A new technology business is set to come to Sedalia by the end of the summer, bringing nearly 100 jobs.
Business leaders, government officials, and citizens attended a new company announcement Tuesday afternoon hosted by Economic Development Sedalia-Pettis County. Exam One, a Quest Diagnostics Company, will be opening a call center in August in the vacant building at 1709 E. Broadway Blvd., formerly the home of East Bing’s.
“This new facility will bring nearly 100 new jobs to the community and feature state of the art technology and call center solutions with the focus on collecting health history information for life insurance across the country…” Economic Development Sedalia-Pettis County President Rusty Kahr said in his remarks.
“When finished later this summer, the facility will house nearly 100 employees who will complete specialized medical terminology training and utilize the latest call center technology to connect with insurance companies and consumers.”
Exam One’s primary work is in laboratory testing and pharmaceutical collection. The company has facilities located in St. Louis, San Diego, Toronto, and other locations.
“We’ve got a pretty diverse footprint of individuals performing this work,” said Exam One Chief Operating Officer Rick Kingcade. “As we looked around to expand our services, we decided that it was a great opportunity to bring jobs where we saw a great opportunity for them. So that's why we brought them here today.”
The Sedalia facility will be a call center that will collect health history information from individuals who are applying for life insurance. Many of the jobs will be front line interview positions who call individuals and ask them medical history questions. The center will provide medical terminology training for employees on site. The center will also offer other positions, according to Kingcade.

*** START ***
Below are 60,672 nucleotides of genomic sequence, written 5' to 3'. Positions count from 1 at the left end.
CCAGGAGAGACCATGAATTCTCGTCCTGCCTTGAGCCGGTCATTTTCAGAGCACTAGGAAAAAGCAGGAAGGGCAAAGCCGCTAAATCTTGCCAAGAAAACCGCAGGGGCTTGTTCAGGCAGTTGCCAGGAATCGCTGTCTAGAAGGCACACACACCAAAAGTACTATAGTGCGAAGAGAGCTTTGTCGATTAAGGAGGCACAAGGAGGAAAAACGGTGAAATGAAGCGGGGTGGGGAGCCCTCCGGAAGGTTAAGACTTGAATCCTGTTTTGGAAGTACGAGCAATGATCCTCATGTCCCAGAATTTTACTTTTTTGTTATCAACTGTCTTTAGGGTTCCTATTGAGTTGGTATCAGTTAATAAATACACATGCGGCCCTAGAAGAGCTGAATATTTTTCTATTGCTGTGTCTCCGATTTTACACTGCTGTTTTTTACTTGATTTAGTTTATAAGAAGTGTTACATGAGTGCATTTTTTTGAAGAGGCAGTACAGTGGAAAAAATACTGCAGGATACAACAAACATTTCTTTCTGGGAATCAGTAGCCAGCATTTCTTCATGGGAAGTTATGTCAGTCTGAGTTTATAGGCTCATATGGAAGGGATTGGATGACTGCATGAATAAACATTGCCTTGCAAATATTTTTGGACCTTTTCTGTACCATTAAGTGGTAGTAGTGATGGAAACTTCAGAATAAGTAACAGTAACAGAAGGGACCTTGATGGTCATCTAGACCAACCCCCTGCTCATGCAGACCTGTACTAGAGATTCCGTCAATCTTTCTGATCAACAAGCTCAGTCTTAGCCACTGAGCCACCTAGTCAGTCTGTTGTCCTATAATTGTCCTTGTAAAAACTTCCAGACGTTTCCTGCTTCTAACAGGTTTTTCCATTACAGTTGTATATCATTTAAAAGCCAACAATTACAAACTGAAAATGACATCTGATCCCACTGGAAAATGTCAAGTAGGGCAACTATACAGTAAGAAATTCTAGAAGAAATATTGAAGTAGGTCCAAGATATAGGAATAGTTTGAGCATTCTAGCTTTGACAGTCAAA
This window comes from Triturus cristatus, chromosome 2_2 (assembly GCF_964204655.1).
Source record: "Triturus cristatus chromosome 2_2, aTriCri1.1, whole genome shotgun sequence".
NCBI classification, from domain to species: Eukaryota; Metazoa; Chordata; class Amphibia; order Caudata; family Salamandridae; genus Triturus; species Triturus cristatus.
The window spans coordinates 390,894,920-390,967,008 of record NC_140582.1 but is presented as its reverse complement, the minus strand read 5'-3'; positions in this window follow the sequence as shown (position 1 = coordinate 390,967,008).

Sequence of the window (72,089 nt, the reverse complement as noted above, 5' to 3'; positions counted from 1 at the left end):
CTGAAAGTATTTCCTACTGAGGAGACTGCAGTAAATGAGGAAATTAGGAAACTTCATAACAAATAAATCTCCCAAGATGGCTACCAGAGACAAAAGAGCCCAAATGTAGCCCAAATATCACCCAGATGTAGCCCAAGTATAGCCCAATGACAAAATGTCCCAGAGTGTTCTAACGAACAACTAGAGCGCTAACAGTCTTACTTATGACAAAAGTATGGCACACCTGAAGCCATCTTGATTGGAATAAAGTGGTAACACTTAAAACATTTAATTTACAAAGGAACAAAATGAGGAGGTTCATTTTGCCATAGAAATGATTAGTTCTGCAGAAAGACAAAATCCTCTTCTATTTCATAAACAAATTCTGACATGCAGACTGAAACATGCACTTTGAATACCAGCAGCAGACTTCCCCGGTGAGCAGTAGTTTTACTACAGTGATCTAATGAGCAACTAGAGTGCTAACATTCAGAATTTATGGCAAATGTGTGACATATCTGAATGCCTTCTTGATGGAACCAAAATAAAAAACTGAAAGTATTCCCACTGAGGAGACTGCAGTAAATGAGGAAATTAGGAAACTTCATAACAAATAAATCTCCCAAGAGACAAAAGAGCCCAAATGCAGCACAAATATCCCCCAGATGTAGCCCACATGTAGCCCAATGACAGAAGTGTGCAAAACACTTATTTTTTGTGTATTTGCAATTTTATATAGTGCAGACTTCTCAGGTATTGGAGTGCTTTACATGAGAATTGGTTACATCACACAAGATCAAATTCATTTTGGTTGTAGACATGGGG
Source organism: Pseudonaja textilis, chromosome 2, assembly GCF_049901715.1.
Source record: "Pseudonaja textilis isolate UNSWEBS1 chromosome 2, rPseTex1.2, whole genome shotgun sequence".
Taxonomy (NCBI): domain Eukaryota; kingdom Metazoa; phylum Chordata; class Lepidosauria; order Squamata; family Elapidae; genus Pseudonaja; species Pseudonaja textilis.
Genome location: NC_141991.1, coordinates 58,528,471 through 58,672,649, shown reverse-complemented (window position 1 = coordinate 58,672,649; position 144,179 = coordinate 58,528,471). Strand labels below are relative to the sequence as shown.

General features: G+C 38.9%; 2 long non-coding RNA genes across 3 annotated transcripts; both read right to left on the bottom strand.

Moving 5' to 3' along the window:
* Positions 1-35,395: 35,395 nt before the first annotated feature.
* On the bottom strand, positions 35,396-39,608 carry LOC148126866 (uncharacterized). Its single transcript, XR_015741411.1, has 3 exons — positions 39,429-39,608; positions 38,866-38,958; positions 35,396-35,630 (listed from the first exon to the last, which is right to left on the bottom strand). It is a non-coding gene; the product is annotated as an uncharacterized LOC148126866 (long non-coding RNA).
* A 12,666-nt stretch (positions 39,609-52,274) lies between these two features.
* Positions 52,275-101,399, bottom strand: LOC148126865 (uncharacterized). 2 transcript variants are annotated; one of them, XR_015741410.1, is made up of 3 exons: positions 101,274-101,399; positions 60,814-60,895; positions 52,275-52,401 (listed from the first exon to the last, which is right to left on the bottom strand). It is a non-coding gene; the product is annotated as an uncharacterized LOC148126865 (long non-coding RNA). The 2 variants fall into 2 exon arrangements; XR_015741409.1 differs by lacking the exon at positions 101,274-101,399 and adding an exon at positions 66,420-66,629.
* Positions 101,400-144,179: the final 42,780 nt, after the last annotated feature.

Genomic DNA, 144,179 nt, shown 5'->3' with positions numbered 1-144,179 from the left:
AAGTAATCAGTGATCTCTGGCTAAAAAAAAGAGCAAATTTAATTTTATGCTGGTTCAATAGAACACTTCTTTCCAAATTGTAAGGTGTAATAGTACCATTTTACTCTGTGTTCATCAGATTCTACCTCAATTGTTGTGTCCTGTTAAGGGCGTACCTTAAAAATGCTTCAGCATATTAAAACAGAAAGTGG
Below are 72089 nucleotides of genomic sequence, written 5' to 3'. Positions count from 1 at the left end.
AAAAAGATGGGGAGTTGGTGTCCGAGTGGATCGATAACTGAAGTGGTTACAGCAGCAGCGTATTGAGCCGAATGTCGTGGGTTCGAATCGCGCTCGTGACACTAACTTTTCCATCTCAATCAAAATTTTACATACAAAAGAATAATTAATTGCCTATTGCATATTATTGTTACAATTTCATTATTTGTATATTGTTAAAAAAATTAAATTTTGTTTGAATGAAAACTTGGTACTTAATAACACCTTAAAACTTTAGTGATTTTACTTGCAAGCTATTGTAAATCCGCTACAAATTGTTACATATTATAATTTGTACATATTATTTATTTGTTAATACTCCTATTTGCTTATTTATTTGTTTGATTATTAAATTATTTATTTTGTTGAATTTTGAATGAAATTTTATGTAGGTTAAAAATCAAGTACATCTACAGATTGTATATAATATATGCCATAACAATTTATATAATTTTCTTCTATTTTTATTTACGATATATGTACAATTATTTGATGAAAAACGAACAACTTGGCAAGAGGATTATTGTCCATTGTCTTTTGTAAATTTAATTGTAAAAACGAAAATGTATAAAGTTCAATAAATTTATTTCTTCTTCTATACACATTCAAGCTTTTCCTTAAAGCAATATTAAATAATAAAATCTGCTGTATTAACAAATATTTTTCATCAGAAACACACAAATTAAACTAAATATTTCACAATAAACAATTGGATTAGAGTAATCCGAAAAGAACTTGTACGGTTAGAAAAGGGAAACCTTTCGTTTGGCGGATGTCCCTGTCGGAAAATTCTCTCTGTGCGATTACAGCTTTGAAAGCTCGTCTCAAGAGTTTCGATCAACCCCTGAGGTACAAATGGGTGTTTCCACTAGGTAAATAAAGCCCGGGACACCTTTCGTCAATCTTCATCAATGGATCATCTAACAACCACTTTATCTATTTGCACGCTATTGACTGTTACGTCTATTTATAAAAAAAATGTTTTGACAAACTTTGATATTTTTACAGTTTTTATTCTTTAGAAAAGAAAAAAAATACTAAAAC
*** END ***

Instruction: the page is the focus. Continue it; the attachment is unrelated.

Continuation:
“A lot of the positions are front line interviewer positions but we will also have quality assurance, training, group leads, supervisors, like that in the location,” Kingcade said. “With a hundred people you need support functions as well, those are positions that are kind of beyond the initial entry level interviewer.”
Kingcade said the company is planning to host job fairs as the target opening date of early August draws closer.
Community was a main focus of many speakers’ talks, with everyone excitedly welcoming Exam One to the “Sedalia and Pettis County family.” State Rep. Brad Pollitt, R-Sedalia, praised the unity he’s seen in the area.
“This community works together and 20 years ago I don’t think we could say that,” he said during his remarks. “All of these organizations were willing to talk, willing to work together, and willing to plan what we needed for this town and for this community and that’s what has happened in the last 20 years.
“That’s one of the reasons why groups like this look at our community. Besides our great workforce, we have a group of individuals and groups of business that work together whether it’s politicians or whether it’s the city, it doesn’t matter anymore. We’re all together and one and that’s the reason Sedalia has grown.”
Exam One President Stuart Smith echoed Pollitt’s statements, saying community and partnership are important to the Exam One.
“We’re excited to be here in Sedalia and, as mentioned, I heard the word family quite a bit. I think that was the feel that my team provided back to myself as we were evaluating many different locations,” he said.
“I think that’s important, is the sense of partnership coming in was important. We’re very excited about that. We’re committed to being good members of the community and so we’re looking forward to doing that.”
Economic Development Sedalia-Pettis County Executive Director Jessica Craig told the Democrat that Sedalia should be excited about the facility because it will “offer a diversification in the employment base.” She is also happy Exam One chose to revitalize a building and is hoping it has a positive effect on that area.
“A lot of time in development we see companies buying and developing their own facility, which is wonderful, but when you can find a company that can revitalize a former facility and reuse it so it becomes more of an economic engine in the neighborhood and then corridor, that’s a win-win,” she said.
“I truly think the more jobs you have in a certain area the more it’s bound to have a ripple effect in that neighborhood and in that area. With 100 people now working in that facility later this year it’s bound to have a good revitalization effect in that corridor so I’m excited about that.”